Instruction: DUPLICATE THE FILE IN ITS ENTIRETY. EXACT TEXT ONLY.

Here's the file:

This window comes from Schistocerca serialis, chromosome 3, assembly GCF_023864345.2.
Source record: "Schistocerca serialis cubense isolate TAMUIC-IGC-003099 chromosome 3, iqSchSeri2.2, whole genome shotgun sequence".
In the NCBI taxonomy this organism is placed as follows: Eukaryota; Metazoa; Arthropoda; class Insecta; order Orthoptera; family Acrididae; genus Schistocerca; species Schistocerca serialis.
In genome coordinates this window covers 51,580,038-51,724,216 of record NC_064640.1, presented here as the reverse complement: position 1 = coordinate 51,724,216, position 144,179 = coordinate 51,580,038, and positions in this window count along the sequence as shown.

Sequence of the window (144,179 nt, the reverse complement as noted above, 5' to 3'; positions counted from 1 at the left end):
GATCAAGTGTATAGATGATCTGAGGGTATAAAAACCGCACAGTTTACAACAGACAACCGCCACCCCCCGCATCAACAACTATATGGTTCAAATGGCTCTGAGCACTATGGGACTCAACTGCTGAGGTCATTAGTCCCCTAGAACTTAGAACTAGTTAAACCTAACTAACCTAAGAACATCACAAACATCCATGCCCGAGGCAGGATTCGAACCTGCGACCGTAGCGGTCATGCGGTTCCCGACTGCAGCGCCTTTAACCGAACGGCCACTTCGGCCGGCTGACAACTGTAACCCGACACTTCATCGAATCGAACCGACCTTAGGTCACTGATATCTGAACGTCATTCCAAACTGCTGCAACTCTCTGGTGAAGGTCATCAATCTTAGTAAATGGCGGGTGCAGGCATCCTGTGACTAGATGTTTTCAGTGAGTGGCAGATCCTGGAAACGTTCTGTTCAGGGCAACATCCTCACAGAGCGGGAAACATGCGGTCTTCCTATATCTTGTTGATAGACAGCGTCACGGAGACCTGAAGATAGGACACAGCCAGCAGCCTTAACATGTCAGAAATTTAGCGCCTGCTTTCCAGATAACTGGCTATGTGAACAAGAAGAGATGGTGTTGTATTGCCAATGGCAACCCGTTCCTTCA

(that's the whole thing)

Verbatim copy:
This window comes from Schistocerca serialis, chromosome 3, assembly GCF_023864345.2.
Source record: "Schistocerca serialis cubense isolate TAMUIC-IGC-003099 chromosome 3, iqSchSeri2.2, whole genome shotgun sequence".
In the NCBI taxonomy this organism is placed as follows: Eukaryota; Metazoa; Arthropoda; class Insecta; order Orthoptera; family Acrididae; genus Schistocerca; species Schistocerca serialis.
In genome coordinates this window covers 51,580,038-51,724,216 of record NC_064640.1, presented here as the reverse complement: position 1 = coordinate 51,724,216, position 144,179 = coordinate 51,580,038, and positions in this window count along the sequence as shown.

Sequence of the window (144,179 nt, the reverse complement as noted above, 5' to 3'; positions counted from 1 at the left end):
GATCAAGTGTATAGATGATCTGAGGGTATAAAAACCGCACAGTTTACAACAGACAACCGCCACCCCCCGCATCAACAACTATATGGTTCAAATGGCTCTGAGCACTATGGGACTCAACTGCTGAGGTCATTAGTCCCCTAGAACTTAGAACTAGTTAAACCTAACTAACCTAAGAACATCACAAACATCCATGCCCGAGGCAGGATTCGAACCTGCGACCGTAGCGGTCATGCGGTTCCCGACTGCAGCGCCTTTAACCGAACGGCCACTTCGGCCGGCTGACAACTGTAACCCGACACTTCATCGAATCGAACCGACCTTAGGTCACTGATATCTGAACGTCATTCCAAACTGCTGCAACTCTCTGGTGAAGGTCATCAATCTTAGTAAATGGCGGGTGCAGGCATCCTGTGACTAGATGTTTTCAGTGAGTGGCAGATCCTGGAAACGTTCTGTTCAGGGCAACATCCTCACAGAGCGGGAAACATGCGGTCTTCCTATATCTTGTTGATAGACAGCGTCACGGAGACCTGAAGATAGGACACAGCCAGCAGCCTTAACATGTCAGAAATTTAGCGCCTGCTTTCCAGATAACTGGCTATGTGAACAAGAAGAGATGGTGTTGTATTGCCAATGGCAACCCGTTCCTTCA